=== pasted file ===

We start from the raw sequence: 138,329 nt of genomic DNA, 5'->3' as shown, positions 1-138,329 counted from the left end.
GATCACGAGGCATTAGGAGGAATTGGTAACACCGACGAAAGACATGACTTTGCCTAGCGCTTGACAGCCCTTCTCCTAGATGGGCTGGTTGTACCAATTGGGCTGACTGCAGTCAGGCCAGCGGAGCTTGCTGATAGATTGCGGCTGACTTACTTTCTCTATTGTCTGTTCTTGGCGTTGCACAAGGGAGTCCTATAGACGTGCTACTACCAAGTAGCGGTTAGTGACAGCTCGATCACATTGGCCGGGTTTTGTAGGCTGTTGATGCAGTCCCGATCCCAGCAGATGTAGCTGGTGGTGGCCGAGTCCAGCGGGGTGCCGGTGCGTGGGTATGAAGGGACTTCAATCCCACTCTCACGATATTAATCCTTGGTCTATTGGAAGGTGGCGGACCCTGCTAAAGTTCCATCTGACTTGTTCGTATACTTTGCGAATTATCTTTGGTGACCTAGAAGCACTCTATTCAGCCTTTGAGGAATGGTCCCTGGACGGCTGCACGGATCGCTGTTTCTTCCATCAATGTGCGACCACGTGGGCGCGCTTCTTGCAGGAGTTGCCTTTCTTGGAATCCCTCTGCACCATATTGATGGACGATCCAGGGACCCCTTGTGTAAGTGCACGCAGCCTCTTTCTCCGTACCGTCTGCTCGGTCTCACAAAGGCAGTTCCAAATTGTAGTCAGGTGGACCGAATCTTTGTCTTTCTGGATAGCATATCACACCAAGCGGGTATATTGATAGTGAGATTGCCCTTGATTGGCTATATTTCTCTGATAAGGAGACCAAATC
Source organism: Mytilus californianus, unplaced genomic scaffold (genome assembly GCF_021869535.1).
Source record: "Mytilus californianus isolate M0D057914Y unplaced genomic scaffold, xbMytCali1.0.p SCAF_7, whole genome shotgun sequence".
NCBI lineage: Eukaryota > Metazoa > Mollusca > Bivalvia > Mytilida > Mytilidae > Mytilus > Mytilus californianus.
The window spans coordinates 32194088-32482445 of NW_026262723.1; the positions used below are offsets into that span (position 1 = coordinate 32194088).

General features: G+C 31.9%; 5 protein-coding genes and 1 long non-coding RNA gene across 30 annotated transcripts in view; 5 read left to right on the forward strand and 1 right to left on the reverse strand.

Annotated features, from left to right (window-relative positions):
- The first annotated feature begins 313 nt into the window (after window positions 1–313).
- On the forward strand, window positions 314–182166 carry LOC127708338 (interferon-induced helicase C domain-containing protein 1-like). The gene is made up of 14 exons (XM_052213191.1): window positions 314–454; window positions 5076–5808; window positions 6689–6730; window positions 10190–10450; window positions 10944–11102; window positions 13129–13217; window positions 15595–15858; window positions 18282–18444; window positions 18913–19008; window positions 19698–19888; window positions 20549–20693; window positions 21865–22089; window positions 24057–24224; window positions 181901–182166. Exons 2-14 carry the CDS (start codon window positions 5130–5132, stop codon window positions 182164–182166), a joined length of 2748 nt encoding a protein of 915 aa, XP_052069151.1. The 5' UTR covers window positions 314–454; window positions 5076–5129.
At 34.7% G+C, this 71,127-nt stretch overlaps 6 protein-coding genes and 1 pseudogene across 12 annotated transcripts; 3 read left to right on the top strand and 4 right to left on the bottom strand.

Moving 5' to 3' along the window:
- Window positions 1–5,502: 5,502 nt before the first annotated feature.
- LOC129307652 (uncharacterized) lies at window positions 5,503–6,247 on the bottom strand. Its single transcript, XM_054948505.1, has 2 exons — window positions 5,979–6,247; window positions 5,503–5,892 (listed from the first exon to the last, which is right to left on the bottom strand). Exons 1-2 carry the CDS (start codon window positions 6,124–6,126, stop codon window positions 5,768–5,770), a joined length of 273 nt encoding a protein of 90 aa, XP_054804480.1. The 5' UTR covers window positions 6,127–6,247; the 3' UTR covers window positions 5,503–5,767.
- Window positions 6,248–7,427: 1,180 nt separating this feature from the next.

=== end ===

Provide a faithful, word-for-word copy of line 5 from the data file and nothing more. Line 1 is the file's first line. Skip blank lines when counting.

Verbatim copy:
NCBI lineage: Eukaryota > Metazoa > Mollusca > Bivalvia > Mytilida > Mytilidae > Mytilus > Mytilus californianus.